The thermal curing has no special features in terms of its method but instead takes place in accordance with the customary and known methods such as heating in a forced air oven or irradiation with IR lamps. Advantageously, thermal curing takes place at a temperature from 50 to 100° C., with particular preference from 80 to 100° C., and in particular from 90 to 100° C., for a period of from 1 second up to 2 h, with particular preference from 5 seconds up to 1 h, and in particular from 10 seconds to 30 min.
 Where substrates are used which are able to withstand relatively high thermal loads, thermal crosslinking may also be conducted at temperatures above 100° C. In this case it is generally advisable not to exceed temperatures of 180° C., preferably 160° C., and in particular 140° C.
 The extent of the first curing may be varied widely by varying the make-up of the coating composition or by choosing the curing conditions, and is guided by the requirements of the individual case in hand. It may be determined by the skilled worker on the basis of his or her general knowledge of the art and/or on the basis of simple preliminary tests.
 In accordance with the invention, the second cure may be effected as an oxidative or thermal cure or as a cure by means of high-energy radiation. The second cure may differ from the first curing method as a result, for example, of variation in exposure time or of relatively high temperatures or of relatively high radiative intensities and/or different wavelength ranges of the radiation. Preferably, the second cure is effected by exposure to high-energy radiation, such as UV radiation in particular.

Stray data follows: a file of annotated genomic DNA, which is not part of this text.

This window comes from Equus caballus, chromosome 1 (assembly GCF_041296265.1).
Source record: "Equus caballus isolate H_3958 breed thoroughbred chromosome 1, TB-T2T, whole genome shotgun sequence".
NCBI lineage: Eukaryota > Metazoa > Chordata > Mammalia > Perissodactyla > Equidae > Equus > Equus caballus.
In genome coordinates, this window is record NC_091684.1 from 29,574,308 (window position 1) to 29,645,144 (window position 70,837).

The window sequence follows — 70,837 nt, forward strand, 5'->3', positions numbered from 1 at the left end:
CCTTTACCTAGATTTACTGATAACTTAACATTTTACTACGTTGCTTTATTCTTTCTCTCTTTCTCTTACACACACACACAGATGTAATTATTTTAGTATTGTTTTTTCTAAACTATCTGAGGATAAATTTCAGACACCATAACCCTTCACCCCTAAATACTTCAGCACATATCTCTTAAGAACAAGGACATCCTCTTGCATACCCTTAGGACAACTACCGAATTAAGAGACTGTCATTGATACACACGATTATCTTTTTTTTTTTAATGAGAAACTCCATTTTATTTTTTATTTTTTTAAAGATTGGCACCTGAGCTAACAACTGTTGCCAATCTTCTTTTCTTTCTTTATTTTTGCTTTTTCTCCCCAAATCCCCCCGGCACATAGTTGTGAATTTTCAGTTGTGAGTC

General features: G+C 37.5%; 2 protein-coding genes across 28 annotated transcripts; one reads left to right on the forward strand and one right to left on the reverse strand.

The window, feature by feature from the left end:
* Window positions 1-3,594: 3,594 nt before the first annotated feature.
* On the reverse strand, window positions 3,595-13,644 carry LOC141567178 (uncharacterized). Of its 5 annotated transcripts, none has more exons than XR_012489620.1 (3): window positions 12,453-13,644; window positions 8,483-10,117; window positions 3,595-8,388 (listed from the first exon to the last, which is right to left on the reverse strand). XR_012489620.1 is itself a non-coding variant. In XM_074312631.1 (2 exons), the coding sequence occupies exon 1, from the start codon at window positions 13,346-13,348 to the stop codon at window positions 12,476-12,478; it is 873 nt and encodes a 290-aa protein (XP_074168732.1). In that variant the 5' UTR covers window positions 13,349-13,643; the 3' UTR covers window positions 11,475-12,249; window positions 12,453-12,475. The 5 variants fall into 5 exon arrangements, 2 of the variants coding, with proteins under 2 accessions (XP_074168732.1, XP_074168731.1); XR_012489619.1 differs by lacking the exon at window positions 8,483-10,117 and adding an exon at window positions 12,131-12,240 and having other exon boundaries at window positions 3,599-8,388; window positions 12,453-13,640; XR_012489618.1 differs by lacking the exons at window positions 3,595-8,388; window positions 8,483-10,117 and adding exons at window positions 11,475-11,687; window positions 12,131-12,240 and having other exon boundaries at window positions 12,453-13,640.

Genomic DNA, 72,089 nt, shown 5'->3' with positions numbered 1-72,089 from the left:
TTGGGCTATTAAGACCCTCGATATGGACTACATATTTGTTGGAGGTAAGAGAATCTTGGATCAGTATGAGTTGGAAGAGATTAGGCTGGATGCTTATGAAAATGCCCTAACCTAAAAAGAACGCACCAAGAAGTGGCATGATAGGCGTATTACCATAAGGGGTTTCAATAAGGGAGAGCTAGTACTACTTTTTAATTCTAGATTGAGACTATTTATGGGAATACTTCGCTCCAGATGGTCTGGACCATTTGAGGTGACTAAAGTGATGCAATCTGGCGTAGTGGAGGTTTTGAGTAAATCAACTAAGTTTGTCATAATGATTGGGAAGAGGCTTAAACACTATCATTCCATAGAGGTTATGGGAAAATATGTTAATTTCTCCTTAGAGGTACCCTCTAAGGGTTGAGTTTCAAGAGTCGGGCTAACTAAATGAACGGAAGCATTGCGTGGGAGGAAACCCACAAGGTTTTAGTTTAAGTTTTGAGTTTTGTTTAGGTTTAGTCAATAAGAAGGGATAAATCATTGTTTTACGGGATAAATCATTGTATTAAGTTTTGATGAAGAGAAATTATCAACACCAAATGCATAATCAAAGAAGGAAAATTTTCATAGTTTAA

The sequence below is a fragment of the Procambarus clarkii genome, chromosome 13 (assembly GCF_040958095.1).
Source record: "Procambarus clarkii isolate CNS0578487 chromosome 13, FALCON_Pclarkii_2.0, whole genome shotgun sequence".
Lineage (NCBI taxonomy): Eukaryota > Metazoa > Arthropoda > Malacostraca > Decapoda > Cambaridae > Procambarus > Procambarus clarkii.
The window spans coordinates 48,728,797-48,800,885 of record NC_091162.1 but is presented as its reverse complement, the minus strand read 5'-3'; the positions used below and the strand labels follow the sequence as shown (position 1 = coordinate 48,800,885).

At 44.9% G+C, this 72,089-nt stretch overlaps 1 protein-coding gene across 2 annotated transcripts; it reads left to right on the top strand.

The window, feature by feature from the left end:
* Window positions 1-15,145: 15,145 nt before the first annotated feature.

In the case of curing with high-energy radiation, it is preferred to operate in an atmosphere having a reduced oxygen content. A reduced oxygen content may be ensured, for example, by supplying inert gases, especially carbon dioxide and/or nitrogen, to those surface regions of the clearcoat film that are exposed to the radiation.
 Curing with high-energy radiation is carried out using the customary and known radiation sources and optical auxiliary measures. Examples of suitable radiation sources are high or low pressure mercury vapor lamps, with or without lead doping in order to open up a radiation window of up to 405 nm.
 The arrangement of these sources is known in principle and may be adapted to the circumstances of the workpiece and the process parameters. In the case of workpieces of complex shape, such as automobile bodies, the regions not accessible to direct radiation (shadow regions) such as cavities, folds and other structural undercuts may be (partially) cured using pointwise, small-area or all-round emitters, in conjunction with an automatic movement means for the irradiation of cavities or edges.
 The equipment and conditions for these curing methods are described, for example, in R. Holmes, U.V. and E.B. Curing Formulations for Printing Inks, Coatings and Paints, SITA Technology, Academic Press, London, United Kingdom 1984.
 Where the first and second cures take place by actinic radiation, the curings are effected in stages, i.e., by multiple exposure to light or high-energy radiation of different output or with radiation of different wavelengths.
 Where the first and second cures take place thermally, the curing operations are conducted in stages, i.e., by precuring or melting using, for example, NIR radiation at low output and/or for a short time, followed by a second cure at higher temperatures and/or for a longer time. The temperature increase per unit time in the coating composition that is to be cured may be continuous or staged, the two cures preferably taking place in accordance with different physical and/or chemical mechanisms, by drying and thermal crosslinking, for example, so that one of the mechanisms does not take place, or only takes place extremely slowly, at low output.